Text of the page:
Saturday, April 30, 2016

Obulle church

No medical stuff today, I promise! Just this 10 second video from church last week Sunday.

Tuesday, April 26, 2016

Accident in Obule and a whole day of just trying to get a poor guy stable. (watch out, this is a long medical post)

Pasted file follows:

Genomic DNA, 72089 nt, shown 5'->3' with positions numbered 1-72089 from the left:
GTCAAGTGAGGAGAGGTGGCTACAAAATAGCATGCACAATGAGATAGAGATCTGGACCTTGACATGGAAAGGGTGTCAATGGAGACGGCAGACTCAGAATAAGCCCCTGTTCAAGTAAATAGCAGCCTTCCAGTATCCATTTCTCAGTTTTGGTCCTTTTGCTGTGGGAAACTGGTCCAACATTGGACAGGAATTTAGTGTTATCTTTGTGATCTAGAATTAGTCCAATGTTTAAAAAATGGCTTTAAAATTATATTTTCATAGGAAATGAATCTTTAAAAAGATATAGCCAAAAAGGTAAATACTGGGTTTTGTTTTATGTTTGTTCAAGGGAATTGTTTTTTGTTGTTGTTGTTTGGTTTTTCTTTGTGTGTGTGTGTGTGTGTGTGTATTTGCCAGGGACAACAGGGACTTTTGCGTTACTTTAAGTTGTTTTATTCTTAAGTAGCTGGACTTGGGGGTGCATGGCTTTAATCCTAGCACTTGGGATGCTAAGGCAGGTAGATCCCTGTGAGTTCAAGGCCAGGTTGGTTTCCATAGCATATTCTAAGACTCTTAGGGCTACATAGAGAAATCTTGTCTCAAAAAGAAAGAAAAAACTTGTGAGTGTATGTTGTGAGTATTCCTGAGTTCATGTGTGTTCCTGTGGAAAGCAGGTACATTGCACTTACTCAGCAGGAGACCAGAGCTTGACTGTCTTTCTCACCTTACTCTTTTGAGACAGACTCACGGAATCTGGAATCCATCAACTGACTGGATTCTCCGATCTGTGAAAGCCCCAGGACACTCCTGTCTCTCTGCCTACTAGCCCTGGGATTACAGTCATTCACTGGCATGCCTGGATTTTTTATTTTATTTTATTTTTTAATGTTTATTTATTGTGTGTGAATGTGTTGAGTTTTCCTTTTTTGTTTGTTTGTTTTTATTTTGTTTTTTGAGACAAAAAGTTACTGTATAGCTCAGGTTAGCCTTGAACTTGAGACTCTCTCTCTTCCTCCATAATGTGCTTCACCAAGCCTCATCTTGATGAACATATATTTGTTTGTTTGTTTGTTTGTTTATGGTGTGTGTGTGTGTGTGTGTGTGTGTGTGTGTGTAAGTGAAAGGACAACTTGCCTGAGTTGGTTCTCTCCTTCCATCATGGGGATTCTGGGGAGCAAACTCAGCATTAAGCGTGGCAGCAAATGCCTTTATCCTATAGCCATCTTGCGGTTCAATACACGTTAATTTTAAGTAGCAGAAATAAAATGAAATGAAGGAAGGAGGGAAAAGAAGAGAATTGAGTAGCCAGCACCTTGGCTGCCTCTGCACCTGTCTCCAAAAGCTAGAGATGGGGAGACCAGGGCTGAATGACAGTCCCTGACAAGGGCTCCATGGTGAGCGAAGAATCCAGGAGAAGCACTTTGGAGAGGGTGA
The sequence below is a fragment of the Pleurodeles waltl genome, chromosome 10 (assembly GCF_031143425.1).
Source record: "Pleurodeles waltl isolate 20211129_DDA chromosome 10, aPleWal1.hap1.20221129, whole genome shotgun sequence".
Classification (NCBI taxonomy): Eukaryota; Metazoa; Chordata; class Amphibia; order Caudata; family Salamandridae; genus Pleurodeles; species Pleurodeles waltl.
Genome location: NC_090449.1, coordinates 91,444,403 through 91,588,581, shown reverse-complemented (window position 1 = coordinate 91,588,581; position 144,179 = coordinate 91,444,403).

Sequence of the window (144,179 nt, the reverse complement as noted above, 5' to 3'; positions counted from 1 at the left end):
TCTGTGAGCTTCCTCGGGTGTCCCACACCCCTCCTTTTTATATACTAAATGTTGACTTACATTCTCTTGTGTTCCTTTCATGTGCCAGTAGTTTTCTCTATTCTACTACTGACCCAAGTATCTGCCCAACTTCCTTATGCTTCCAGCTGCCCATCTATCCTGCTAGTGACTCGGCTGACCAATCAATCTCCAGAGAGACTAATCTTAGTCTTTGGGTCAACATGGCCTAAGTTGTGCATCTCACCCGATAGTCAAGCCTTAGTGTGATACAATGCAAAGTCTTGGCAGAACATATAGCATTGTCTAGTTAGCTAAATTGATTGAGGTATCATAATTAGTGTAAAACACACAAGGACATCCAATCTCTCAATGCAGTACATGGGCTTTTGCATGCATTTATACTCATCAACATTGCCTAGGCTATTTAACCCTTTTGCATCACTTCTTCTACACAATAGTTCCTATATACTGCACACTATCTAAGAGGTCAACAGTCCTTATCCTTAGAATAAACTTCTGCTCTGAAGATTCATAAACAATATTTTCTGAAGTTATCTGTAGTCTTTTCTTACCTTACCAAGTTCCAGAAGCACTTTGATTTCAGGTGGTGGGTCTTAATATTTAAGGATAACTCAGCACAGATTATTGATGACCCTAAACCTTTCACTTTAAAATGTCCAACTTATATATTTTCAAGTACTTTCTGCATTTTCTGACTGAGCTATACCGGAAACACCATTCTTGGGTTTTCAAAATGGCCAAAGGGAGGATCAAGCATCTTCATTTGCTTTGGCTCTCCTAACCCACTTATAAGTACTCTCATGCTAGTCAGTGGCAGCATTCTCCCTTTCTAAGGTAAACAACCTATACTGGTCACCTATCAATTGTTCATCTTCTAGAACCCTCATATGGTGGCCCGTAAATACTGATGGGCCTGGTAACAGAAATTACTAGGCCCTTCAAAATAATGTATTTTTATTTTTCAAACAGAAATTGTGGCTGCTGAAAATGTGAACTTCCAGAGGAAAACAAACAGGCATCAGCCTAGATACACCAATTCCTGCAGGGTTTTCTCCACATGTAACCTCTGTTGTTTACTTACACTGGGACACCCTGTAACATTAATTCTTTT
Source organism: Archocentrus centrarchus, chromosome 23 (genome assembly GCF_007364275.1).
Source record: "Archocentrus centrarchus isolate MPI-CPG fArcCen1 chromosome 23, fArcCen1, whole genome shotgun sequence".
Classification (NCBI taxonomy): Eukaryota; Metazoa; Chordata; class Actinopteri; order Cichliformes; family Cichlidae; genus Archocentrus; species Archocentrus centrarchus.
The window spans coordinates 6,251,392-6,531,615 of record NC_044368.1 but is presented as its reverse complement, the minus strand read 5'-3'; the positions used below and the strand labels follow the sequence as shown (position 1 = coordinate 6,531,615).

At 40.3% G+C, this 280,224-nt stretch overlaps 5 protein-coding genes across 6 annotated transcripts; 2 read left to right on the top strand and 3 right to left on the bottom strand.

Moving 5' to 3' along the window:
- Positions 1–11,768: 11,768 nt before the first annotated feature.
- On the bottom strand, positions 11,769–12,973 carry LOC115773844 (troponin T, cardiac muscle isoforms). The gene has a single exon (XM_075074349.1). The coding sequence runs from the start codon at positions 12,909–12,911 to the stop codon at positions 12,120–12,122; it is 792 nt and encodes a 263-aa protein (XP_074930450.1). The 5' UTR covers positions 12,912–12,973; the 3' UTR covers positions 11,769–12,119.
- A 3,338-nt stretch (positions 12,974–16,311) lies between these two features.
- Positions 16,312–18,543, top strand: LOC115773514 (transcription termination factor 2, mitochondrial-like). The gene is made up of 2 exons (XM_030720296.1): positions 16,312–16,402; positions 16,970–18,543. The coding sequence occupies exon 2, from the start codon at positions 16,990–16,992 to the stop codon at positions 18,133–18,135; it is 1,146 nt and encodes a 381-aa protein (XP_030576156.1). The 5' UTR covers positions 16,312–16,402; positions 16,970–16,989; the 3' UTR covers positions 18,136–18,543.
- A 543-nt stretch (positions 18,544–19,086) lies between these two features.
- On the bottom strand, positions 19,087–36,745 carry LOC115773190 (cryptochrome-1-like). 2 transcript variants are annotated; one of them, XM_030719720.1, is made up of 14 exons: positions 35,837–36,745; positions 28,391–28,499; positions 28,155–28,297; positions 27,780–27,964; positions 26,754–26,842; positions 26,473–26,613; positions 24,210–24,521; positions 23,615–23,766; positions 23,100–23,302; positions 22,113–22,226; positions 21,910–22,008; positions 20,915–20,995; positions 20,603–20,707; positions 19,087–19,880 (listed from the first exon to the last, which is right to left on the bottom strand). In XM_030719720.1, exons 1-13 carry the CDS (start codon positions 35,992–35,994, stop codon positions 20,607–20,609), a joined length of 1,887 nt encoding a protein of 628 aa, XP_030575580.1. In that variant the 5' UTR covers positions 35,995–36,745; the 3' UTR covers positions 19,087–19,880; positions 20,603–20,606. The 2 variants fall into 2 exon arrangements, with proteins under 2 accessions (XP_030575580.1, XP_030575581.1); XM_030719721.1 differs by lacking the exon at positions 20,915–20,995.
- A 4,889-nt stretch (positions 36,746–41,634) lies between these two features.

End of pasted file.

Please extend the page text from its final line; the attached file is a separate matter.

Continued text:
Last week Monday morning, 8am, found me headed through Obulle center on the way to the clinic for a busy antenatal day. Just before I got there, I encountered what was obviously a very recent accident. A truck had hit a piki, throwing both passengers.  I pulled over and ran up to the piki driver. He was unconscious, bleeding out of his nose and mouth, and had a very obvious femur fracture (a bend above the knee that I’m strongly suspicious wasn’t there before being struck by a truck). Before I got to him, two guys grabbed him under the arms and dragged him off the road. I asked them to please not move him (OK I screamed “Stop! Stop!”) but my yelling just joined the noise of everyone else yelling and neither of them seemed to speak English and by the time they understood me he was in the ditch on the side of the road anyway. As I ran back to my truck to grab my med bags I scanned the rapidly forming crowd (How is it in this place a horde can congregate in seconds?!)  for someone to assist me and get a bit of control. Thankfully, Emma, (here) grabbed one of my bags out of my hand and helped me through the crush back to the patient now thrashing on the side of the road. I asked him to move people back which he did quickly and forcefully. He also started talking to the patient in Ateso and brought a wonderful element of calm (well, slightly calmer which was still a huge improvement). My patient was now fully conscious and after being dragged his leg was straight so we were headed in the right direction, I guess. Sometime around this point the passenger of the piki staggered up to us, mumbling something. I had him sit down next to patient #1 and figured as he was walking and seemed at least alert ( though I was not ready to give him any orientation points) I figured I had a second to finish the other assessment. One minor thing that happened at the accident scene but I wanted to include thatI thought it was funny- I started to cut the pants on the guy with the broken leg and several people in the crowd around us became very vocal obviously horrified that I was about to cut his pant leg. They moved to start to unbuckle his belt and pull them down, which caused the patient to scream in pain and me to snarl something about backing off.  I exposed the leg before they could do anything else so they realized the pants were a lost cause. I’ll buy the guy a new pair of pants. Anyway, I was relieved to not find an open fracture or any bleeding. I explained that we were going to splint as well as possible and then load him into my truck. I would have given a full bag of M&Ms, well, maybe not that, but at least my firstborn child, for a backboard. But at least I had some SAM splint. Another funny side note, around this point the community had pulled the government nurse out of the clinic. He joined the crowd around us and started yelling for someone to bring cardboard. But then he realized what I was using the SAM for. He commented that it seemed like that was almost as good as cardboard for splinting. I pretended to not hear him and suggested he asses our other patient who was staring absently into space. However, the group around us was rapidly becoming a mob, very upset with the truck driver who hit the piky. So the nurse got distracted and left me to the medical work. I finished wrapping duct tape over the ACE wraps and decided both patients were both stable enough to get any other necessary interventions somewhere else. I told Emma to find a person who knew these boys and get that person to my truck. I directed 4 more people to lift the patient who I now knew as Richard and pulled patient #2 off the ground to follow. We all had to push through the crowd but rather quickly several people were in my truck, myself, the two bloody men and two others. By now it felt like there were 100 yelling people in Obulle center so I told Emma which hospital we were headed for and got out of dodge.  On the way into town, a 20 minute drive I was aiming to do in 12 to 15 minutes, I learned lots of things. 1. The patients were brothers and the elderly man in the back was their uncle. 2. None of these three spoke English. 3. There was also a lady in the car who works in the center and speaks English and is related somehow. (cousin?) 4. The 2nd patient, who I never really assessed, whose name is Mark, remembers hitting his head on the truck and nothing after. He has a nasty bloody lump on the front of his head and also a dirt filled bloody abrasion on the side of his head so I’m suspecting he hit the ground and vehicle, both with his head and had a loss of consciousness for at least 2 minutes. Good news, he doesn’t think he has any pain except in his head. Unfortunately, this was all through his cousin as translator so I’m still not convinced he is fully oriented. 5 (back to the list of things that I learned on the rapid drive into town). Once we could get Richard to stop telling us of the pain in his leg, I learned he also has left sided chest and shoulder pain. This is the same side as the leg and the way the cousin describes it, this is where the truck actually struck him. In my head I can’t help but wish I was not the one driving and pray that he just remains hemodymanically stable for a bit longer.